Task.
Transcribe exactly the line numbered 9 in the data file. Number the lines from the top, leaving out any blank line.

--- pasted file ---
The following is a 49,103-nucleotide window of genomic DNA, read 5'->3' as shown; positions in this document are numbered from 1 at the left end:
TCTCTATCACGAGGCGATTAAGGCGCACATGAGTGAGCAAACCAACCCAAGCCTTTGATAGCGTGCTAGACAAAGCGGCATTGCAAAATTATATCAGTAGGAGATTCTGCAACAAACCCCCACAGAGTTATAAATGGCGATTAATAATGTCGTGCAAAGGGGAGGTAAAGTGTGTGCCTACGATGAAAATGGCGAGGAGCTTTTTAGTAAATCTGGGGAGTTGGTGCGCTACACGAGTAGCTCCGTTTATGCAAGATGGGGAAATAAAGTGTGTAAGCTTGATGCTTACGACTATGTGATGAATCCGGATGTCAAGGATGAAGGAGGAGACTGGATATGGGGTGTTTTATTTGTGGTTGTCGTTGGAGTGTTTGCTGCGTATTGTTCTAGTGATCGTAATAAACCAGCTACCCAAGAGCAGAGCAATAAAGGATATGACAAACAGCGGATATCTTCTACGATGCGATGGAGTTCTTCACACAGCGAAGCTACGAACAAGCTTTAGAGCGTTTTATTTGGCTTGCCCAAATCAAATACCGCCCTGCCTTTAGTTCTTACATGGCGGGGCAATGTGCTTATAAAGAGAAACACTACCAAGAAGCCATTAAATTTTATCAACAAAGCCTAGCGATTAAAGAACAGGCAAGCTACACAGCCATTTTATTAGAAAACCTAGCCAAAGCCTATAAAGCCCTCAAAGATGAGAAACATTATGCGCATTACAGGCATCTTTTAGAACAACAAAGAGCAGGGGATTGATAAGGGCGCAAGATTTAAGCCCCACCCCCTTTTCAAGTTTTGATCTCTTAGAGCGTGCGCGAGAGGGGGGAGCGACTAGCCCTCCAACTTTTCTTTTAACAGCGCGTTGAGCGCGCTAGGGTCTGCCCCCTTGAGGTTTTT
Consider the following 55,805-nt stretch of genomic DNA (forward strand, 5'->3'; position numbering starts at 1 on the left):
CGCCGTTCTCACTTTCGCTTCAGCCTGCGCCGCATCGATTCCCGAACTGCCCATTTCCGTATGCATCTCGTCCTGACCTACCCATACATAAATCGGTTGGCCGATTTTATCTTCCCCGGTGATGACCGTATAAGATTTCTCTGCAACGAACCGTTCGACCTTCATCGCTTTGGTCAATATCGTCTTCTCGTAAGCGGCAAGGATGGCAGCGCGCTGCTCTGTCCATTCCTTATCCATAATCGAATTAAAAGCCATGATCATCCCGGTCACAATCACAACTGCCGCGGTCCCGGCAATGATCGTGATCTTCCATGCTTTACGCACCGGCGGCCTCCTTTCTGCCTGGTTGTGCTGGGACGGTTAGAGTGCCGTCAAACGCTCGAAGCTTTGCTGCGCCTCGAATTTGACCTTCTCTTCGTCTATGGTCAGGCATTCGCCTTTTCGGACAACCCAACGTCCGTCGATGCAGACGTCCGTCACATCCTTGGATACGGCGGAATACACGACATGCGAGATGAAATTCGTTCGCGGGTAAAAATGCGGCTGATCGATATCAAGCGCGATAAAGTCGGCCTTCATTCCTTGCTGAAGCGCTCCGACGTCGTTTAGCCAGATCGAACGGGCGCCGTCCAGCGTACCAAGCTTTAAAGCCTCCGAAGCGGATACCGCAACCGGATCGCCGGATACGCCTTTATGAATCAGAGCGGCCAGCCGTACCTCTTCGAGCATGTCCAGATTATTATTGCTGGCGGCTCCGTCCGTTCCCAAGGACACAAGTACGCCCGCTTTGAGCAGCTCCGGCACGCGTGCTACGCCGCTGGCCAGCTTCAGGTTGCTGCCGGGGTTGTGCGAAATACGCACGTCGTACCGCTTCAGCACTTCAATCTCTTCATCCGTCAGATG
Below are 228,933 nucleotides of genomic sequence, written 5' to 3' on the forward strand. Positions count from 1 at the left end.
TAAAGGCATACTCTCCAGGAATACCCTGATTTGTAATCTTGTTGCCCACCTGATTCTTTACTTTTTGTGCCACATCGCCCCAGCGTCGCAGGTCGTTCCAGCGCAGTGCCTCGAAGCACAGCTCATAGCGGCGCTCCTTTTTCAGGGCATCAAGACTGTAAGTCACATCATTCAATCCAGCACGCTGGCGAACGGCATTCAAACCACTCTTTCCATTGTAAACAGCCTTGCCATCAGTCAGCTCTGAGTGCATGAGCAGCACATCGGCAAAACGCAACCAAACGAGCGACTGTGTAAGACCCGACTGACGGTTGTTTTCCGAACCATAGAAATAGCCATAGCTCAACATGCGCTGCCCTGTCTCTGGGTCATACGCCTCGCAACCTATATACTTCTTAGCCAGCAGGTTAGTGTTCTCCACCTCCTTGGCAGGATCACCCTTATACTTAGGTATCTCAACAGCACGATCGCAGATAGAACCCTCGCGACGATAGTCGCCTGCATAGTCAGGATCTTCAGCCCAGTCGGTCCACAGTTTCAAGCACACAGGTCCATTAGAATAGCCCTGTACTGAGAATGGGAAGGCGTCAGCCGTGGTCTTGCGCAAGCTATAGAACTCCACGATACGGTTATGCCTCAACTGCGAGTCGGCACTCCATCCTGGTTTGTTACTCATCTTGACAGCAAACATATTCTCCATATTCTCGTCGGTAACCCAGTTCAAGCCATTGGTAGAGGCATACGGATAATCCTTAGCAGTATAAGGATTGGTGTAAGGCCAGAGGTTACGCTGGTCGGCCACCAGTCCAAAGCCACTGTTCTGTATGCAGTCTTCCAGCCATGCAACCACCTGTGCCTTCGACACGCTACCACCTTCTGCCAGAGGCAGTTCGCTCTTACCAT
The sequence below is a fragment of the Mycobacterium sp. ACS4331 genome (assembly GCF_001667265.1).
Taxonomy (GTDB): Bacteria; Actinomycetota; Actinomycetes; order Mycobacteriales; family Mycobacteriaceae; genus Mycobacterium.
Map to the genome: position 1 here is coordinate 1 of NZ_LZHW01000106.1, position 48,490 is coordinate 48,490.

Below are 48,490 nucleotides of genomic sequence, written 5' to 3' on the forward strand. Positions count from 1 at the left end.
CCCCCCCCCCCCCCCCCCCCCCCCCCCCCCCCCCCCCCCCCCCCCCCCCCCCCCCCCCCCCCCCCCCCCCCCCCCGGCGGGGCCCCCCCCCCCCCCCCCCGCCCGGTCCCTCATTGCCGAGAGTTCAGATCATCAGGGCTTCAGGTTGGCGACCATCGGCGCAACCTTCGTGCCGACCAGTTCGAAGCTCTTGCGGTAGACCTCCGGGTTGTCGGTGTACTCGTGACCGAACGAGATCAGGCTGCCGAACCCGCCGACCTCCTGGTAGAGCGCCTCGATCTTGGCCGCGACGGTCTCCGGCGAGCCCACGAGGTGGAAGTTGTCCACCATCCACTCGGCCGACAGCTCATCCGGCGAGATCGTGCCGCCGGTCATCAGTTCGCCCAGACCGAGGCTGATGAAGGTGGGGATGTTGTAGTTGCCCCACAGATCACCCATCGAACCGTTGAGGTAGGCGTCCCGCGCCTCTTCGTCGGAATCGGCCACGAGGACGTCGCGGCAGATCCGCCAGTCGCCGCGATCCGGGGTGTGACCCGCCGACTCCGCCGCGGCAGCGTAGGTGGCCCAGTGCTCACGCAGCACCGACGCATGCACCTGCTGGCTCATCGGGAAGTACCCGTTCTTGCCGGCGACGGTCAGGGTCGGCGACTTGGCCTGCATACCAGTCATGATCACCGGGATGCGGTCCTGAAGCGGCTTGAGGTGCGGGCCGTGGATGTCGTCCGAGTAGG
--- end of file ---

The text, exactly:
Map to the genome: position 1 here is coordinate 1 of NZ_LZHW01000106.1, position 48,490 is coordinate 48,490.